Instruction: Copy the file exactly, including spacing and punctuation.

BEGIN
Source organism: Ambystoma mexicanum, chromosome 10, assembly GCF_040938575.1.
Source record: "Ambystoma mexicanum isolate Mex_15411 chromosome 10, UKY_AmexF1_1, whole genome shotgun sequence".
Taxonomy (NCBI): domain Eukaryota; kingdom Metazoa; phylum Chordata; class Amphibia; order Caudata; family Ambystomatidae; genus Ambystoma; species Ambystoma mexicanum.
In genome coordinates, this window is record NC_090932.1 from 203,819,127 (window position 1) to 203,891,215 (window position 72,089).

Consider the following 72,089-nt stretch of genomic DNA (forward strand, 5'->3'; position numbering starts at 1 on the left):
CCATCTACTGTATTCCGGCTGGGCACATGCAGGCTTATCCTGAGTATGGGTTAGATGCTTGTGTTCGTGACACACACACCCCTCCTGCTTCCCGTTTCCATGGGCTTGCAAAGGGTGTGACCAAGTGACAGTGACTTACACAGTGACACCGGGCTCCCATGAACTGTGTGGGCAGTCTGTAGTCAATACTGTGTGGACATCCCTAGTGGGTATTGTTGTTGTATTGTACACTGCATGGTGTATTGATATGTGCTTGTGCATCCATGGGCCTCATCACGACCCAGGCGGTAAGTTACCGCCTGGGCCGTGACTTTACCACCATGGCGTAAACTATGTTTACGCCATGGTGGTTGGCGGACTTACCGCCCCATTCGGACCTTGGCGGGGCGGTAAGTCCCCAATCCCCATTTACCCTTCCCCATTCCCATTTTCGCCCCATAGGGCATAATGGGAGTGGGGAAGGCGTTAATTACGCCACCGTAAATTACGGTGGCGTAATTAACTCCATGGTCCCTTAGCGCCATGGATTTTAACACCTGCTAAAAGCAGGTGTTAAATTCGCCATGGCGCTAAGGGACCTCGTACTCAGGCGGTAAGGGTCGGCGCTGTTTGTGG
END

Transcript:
Source organism: Ambystoma mexicanum, chromosome 10, assembly GCF_040938575.1.
Source record: "Ambystoma mexicanum isolate Mex_15411 chromosome 10, UKY_AmexF1_1, whole genome shotgun sequence".
Taxonomy (NCBI): domain Eukaryota; kingdom Metazoa; phylum Chordata; class Amphibia; order Caudata; family Ambystomatidae; genus Ambystoma; species Ambystoma mexicanum.
In genome coordinates, this window is record NC_090932.1 from 203,819,127 (window position 1) to 203,891,215 (window position 72,089).

Consider the following 72,089-nt stretch of genomic DNA (forward strand, 5'->3'; position numbering starts at 1 on the left):
CCATCTACTGTATTCCGGCTGGGCACATGCAGGCTTATCCTGAGTATGGGTTAGATGCTTGTGTTCGTGACACACACACCCCTCCTGCTTCCCGTTTCCATGGGCTTGCAAAGGGTGTGACCAAGTGACAGTGACTTACACAGTGACACCGGGCTCCCATGAACTGTGTGGGCAGTCTGTAGTCAATACTGTGTGGACATCCCTAGTGGGTATTGTTGTTGTATTGTACACTGCATGGTGTATTGATATGTGCTTGTGCATCCATGGGCCTCATCACGACCCAGGCGGTAAGTTACCGCCTGGGCCGTGACTTTACCACCATGGCGTAAACTATGTTTACGCCATGGTGGTTGGCGGACTTACCGCCCCATTCGGACCTTGGCGGGGCGGTAAGTCCCCAATCCCCATTTACCCTTCCCCATTCCCATTTTCGCCCCATAGGGCATAATGGGAGTGGGGAAGGCGTTAATTACGCCACCGTAAATTACGGTGGCGTAATTAACTCCATGGTCCCTTAGCGCCATGGATTTTAACACCTGCTAAAAGCAGGTGTTAAATTCGCCATGGCGCTAAGGGACCTCGTACTCAGGCGGTAAGGGTCGGCGCTGTTTGTGG